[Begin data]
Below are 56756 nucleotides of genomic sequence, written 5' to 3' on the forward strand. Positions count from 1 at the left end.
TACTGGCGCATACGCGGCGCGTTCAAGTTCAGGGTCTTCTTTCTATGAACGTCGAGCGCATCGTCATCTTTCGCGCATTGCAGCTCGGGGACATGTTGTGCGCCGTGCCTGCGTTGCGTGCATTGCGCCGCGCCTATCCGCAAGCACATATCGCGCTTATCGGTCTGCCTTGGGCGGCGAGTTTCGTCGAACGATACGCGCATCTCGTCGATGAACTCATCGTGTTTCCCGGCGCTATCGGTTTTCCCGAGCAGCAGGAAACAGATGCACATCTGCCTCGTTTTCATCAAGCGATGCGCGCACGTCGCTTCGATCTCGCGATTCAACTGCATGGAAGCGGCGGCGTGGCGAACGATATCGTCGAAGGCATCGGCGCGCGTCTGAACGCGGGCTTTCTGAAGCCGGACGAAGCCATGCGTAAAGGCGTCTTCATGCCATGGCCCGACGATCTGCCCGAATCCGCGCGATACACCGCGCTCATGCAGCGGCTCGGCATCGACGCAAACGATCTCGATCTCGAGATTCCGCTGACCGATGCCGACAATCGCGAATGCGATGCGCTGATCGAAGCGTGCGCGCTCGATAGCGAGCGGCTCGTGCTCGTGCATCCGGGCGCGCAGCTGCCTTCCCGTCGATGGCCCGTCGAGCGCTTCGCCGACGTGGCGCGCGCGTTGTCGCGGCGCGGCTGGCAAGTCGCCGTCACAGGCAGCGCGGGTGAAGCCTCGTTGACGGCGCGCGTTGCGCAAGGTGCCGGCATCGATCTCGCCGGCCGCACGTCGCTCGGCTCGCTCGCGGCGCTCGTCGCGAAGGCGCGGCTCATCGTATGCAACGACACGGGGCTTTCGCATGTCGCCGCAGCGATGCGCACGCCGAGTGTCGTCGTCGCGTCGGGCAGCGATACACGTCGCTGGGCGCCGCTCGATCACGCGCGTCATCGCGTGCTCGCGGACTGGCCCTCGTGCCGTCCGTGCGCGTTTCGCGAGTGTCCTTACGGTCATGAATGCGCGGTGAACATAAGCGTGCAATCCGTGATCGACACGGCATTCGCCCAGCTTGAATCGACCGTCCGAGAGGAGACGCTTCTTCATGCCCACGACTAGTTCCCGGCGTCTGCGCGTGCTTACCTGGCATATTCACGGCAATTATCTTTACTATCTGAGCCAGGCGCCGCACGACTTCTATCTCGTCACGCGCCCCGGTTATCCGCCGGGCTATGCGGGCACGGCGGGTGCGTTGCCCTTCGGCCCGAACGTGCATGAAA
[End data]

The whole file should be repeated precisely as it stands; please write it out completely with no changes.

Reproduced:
Below are 56756 nucleotides of genomic sequence, written 5' to 3' on the forward strand. Positions count from 1 at the left end.
TACTGGCGCATACGCGGCGCGTTCAAGTTCAGGGTCTTCTTTCTATGAACGTCGAGCGCATCGTCATCTTTCGCGCATTGCAGCTCGGGGACATGTTGTGCGCCGTGCCTGCGTTGCGTGCATTGCGCCGCGCCTATCCGCAAGCACATATCGCGCTTATCGGTCTGCCTTGGGCGGCGAGTTTCGTCGAACGATACGCGCATCTCGTCGATGAACTCATCGTGTTTCCCGGCGCTATCGGTTTTCCCGAGCAGCAGGAAACAGATGCACATCTGCCTCGTTTTCATCAAGCGATGCGCGCACGTCGCTTCGATCTCGCGATTCAACTGCATGGAAGCGGCGGCGTGGCGAACGATATCGTCGAAGGCATCGGCGCGCGTCTGAACGCGGGCTTTCTGAAGCCGGACGAAGCCATGCGTAAAGGCGTCTTCATGCCATGGCCCGACGATCTGCCCGAATCCGCGCGATACACCGCGCTCATGCAGCGGCTCGGCATCGACGCAAACGATCTCGATCTCGAGATTCCGCTGACCGATGCCGACAATCGCGAATGCGATGCGCTGATCGAAGCGTGCGCGCTCGATAGCGAGCGGCTCGTGCTCGTGCATCCGGGCGCGCAGCTGCCTTCCCGTCGATGGCCCGTCGAGCGCTTCGCCGACGTGGCGCGCGCGTTGTCGCGGCGCGGCTGGCAAGTCGCCGTCACAGGCAGCGCGGGTGAAGCCTCGTTGACGGCGCGCGTTGCGCAAGGTGCCGGCATCGATCTCGCCGGCCGCACGTCGCTCGGCTCGCTCGCGGCGCTCGTCGCGAAGGCGCGGCTCATCGTATGCAACGACACGGGGCTTTCGCATGTCGCCGCAGCGATGCGCACGCCGAGTGTCGTCGTCGCGTCGGGCAGCGATACACGTCGCTGGGCGCCGCTCGATCACGCGCGTCATCGCGTGCTCGCGGACTGGCCCTCGTGCCGTCCGTGCGCGTTTCGCGAGTGTCCTTACGGTCATGAATGCGCGGTGAACATAAGCGTGCAATCCGTGATCGACACGGCATTCGCCCAGCTTGAATCGACCGTCCGAGAGGAGACGCTTCTTCATGCCCACGACTAGTTCCCGGCGTCTGCGCGTGCTTACCTGGCATATTCACGGCAATTATCTTTACTATCTGAGCCAGGCGCCGCACGACTTCTATCTCGTCACGCGCCCCGGTTATCCGCCGGGCTATGCGGGCACGGCGGGTGCGTTGCCCTTCGGCCCGAACGTGCATGAAA